Beyond Detroit Works by Shea Howell

Thinking for ourselves

Beyond Detroit Works

by Shea Howell

January15, 2013

shea33This week Detroit Works released its framework for the redevelopment of the city. The project began two years ago amidst a contentious series of town meetings following Mayor Bing’s pronouncement that he intended to “shrink the city” and relocate people. The mounting public criticism of the effort forced a major rethinking of the approach. Highly paid consultants were quietly shifted into the background and Dan Pitera of the University of Detroit-Mercy School of Architecture was given a larger role in guiding the process.

He and his team have produced a remarkable document that reflects Pitera’s long standing commitment to the city, his experience in imaginative, asset based development, and willingness to listen to the community.

In 2001 Pitera was part of the team that created the Adamah Project. Adamah projected a 3000 acre urban agricultural community on the East Side. It grew out of organic relationships with University of Detroit architects, community activists and organizations that had been turning vacant lots into gardens, creating public art, exploring new ideas of education, health, and public safety. Adamah garnered international attention and played a central role in the formation of Kyoung Park’s International Institute for Urban Ecology (ICUE), bringing people from around the world to learn from the grassroots redevelopment of Detroit. Adamah helped move urban agriculture from a utopian idea to a viable strategy for urban redevelopment.

Pitera was also a central figure in the Community Development Advocates of Detroit (CDAD). Just prior to the launch of Detroit Works, CDAD produced a strategic framework for redevelopment, emphasizing community based planning. The framework was especially important because of its typology of neighborhoods, ranging from the restoration of wilderness areas to densely populated urban hubs.

The strengths of Adamah and CDAD echo throughout the newly released Detroit Future City framework. This is the first plan to acknowledge that a declining population can be an asset, opening up new possibilities for greener, more ecologically sound ways of urban living. It provides a framework for thinking about our communities beginning with their strengths rather than emphasizing our problems. It gives a varied texture to the kinds of neighborhood life we can and are creating. It is filled with hard data to pinpoint areas that require new, careful rethinking.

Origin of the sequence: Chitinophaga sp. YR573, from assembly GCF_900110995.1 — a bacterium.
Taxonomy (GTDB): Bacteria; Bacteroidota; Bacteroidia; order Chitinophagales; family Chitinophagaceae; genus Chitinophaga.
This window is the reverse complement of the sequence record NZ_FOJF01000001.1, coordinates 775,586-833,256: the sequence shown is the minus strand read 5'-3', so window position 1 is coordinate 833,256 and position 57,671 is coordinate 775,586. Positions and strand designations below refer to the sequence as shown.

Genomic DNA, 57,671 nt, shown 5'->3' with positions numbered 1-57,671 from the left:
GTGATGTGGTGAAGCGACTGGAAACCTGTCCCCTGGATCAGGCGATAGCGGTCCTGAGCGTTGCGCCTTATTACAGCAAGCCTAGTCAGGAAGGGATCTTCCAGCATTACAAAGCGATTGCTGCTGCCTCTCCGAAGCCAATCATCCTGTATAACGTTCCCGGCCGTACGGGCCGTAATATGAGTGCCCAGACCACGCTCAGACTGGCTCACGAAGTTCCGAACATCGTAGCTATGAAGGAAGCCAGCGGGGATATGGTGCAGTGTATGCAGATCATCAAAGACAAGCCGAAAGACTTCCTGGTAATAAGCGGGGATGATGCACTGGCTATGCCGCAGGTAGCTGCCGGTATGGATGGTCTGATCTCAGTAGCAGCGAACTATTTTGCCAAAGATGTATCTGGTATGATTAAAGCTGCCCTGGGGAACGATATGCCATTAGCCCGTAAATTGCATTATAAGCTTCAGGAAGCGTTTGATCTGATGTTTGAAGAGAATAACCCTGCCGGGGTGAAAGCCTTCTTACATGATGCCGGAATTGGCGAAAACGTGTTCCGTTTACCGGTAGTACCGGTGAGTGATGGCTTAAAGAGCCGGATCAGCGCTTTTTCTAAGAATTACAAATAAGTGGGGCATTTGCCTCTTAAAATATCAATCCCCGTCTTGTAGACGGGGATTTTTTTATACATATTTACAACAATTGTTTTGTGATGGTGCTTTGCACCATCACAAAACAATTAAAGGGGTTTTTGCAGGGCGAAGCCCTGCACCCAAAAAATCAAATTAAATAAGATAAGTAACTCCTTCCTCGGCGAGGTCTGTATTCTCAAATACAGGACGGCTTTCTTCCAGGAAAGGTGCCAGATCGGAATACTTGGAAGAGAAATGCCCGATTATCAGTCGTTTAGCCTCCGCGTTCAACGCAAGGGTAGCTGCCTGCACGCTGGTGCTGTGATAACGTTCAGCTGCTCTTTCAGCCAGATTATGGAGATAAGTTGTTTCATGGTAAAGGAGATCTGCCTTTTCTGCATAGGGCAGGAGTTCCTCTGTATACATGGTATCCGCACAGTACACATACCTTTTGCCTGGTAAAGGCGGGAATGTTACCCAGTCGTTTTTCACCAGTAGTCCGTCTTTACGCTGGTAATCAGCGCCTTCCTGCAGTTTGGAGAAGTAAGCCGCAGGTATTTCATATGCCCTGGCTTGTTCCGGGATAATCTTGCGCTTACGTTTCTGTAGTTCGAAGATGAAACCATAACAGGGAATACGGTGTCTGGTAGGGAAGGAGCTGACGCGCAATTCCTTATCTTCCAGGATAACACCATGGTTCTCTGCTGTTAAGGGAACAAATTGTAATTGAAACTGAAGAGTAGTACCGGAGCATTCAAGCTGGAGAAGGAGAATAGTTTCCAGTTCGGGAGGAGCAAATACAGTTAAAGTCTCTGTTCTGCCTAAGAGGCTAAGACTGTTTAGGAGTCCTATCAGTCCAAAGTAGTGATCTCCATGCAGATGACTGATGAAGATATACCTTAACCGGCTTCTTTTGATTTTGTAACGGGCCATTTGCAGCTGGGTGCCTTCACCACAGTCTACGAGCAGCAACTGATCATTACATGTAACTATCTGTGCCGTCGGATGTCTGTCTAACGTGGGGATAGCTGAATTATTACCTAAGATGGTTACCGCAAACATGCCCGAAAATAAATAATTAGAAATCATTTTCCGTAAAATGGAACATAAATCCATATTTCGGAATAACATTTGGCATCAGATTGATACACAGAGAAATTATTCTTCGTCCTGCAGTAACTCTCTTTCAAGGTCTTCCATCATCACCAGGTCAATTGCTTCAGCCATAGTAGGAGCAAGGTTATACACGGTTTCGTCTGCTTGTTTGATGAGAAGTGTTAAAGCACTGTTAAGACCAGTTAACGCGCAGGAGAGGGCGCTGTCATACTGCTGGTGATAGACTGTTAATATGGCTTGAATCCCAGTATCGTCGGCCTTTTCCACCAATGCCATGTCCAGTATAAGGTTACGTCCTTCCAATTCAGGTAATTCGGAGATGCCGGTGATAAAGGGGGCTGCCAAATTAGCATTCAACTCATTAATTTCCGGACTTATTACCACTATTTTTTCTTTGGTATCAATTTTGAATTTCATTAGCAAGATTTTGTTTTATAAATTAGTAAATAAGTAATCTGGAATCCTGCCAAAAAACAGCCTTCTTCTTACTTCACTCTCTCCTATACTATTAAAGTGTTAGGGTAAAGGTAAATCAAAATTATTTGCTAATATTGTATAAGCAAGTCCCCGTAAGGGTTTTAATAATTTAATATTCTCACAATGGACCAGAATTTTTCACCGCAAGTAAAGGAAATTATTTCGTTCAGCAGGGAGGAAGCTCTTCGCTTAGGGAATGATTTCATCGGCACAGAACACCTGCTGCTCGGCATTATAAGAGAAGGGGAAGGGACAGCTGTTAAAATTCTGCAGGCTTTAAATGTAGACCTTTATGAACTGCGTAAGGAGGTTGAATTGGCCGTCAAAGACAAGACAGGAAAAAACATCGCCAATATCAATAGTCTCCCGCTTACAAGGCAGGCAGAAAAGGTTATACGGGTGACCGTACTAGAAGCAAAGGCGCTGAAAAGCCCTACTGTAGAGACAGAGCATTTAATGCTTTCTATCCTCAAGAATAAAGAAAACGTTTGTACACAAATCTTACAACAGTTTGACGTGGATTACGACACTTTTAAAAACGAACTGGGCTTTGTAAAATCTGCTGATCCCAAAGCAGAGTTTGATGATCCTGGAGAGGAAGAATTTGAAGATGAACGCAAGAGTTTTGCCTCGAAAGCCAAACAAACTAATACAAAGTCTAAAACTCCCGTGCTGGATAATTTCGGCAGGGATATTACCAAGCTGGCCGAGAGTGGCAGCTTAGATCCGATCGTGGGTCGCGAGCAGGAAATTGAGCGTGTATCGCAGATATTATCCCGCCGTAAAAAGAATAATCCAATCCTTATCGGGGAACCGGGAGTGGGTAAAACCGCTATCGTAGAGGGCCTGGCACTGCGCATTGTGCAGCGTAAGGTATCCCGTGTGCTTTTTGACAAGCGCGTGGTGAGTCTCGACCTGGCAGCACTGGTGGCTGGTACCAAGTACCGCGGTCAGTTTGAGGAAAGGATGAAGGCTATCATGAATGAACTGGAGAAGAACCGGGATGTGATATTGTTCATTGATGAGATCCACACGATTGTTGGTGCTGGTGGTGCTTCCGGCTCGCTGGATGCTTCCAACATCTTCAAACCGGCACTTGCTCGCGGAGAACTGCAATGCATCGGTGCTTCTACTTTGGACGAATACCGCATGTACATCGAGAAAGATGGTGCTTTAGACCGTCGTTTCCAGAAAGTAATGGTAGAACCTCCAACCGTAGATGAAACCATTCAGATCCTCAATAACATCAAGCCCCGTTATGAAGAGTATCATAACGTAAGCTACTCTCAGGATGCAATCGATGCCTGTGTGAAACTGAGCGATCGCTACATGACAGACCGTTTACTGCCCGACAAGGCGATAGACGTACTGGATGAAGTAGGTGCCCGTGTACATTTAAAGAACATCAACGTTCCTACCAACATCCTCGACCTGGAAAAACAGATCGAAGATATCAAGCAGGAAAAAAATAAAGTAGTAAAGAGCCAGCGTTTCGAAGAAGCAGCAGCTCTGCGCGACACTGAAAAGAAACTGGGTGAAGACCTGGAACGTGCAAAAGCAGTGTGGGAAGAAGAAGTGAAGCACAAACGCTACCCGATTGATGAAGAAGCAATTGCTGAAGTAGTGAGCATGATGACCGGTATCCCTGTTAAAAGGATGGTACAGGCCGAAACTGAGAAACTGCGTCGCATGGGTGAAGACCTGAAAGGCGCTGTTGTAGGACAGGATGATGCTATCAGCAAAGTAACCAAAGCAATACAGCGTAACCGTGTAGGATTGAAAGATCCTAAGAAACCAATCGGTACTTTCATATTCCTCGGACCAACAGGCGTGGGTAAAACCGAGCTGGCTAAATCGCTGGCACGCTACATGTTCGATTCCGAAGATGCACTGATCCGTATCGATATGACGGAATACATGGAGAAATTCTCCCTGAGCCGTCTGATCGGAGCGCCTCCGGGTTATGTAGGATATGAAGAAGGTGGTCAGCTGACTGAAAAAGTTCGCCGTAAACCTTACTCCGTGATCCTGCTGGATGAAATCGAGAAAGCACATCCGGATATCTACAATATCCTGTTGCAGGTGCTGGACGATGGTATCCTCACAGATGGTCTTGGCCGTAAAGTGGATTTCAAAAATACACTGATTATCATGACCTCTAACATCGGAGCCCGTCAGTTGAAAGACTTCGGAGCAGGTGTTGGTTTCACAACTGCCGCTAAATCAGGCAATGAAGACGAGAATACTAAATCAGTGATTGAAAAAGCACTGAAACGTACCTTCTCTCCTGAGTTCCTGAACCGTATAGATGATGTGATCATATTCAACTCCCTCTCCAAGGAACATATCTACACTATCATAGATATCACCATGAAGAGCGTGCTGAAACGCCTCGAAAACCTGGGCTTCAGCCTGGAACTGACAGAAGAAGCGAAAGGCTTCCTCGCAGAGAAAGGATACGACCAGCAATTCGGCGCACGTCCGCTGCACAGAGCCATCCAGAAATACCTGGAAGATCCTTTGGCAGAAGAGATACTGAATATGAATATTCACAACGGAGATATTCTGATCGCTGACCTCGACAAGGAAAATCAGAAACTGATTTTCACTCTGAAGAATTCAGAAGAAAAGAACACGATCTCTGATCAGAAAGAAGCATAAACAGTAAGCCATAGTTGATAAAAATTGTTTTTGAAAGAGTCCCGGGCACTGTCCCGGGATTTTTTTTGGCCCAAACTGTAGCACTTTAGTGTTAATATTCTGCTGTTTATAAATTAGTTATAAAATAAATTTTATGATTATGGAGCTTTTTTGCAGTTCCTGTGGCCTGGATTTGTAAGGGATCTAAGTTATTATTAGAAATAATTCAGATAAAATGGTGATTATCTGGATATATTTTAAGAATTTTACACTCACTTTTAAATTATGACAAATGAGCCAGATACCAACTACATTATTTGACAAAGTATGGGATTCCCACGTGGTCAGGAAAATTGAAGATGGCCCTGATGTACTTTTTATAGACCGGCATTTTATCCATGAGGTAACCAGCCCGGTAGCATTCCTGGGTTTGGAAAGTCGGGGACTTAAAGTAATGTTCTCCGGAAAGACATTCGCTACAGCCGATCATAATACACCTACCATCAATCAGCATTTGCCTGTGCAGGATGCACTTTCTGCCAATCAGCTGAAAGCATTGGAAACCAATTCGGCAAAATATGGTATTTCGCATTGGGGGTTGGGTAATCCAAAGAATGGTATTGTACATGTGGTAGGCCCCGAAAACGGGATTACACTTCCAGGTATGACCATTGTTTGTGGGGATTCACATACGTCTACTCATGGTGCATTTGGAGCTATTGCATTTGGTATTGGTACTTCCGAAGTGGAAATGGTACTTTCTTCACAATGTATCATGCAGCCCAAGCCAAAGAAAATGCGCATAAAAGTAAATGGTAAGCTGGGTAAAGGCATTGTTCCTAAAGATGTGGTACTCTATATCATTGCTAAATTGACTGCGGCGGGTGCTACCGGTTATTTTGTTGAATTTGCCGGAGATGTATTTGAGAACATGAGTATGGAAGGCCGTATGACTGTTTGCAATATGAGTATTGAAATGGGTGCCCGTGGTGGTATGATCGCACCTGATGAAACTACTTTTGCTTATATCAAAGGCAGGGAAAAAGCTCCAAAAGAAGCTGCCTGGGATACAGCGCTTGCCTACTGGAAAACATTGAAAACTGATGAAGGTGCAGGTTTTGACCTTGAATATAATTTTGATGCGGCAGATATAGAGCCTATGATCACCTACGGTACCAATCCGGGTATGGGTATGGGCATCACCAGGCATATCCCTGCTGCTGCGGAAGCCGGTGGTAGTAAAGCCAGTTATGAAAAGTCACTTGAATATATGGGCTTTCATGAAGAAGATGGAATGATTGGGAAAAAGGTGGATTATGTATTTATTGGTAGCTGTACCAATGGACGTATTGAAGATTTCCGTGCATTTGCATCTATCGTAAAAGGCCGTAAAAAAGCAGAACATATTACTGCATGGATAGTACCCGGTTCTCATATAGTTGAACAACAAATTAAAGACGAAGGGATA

The plan provides much for all of us to build upon. It reflects a tremendous amount of work, talent, and vision for which we should be grateful.

At the same time, there are critical questions raised by this plan that we as a city must address.

All of the charts, maps, data, drawings, and images do not address the central question of for whom will the city be transformed? Whose interests will be given priority in the inevitable conflicts inherent in this or any plan for redevelopment?

The recent betrayal of the people by the Mayor and 5 members of the City Council over the Hantz Farms/Woodlands controversy does not bode well for the implementation of this plan. There, as in so many other cases, individual gain was given precedent over public good.

The failure to create a public, open process of community deliberation will haunt us. While the Future City Framework had thousands of individual contacts and small group meetings, it was not a process that engaged citizens with one another. As a result, the debate over whose interests are to be protected and fostered will work itself out in a piecemeal fashion, diminishing the possibility of creating a strong consensus for the overall plan.

The framework builds on the concrete dimensions of the moment, but lacks the historical sense that Detroit is in the forefront of a movement from the old, industrial paradigm to new, ways of sustainable living. This new paradigm is emerging every day as those first cast off by industrial society are reimaging how to live. This transformation requires a vibrant civic conversation about principles and values that the corporate-government-foundation complex continues to evade.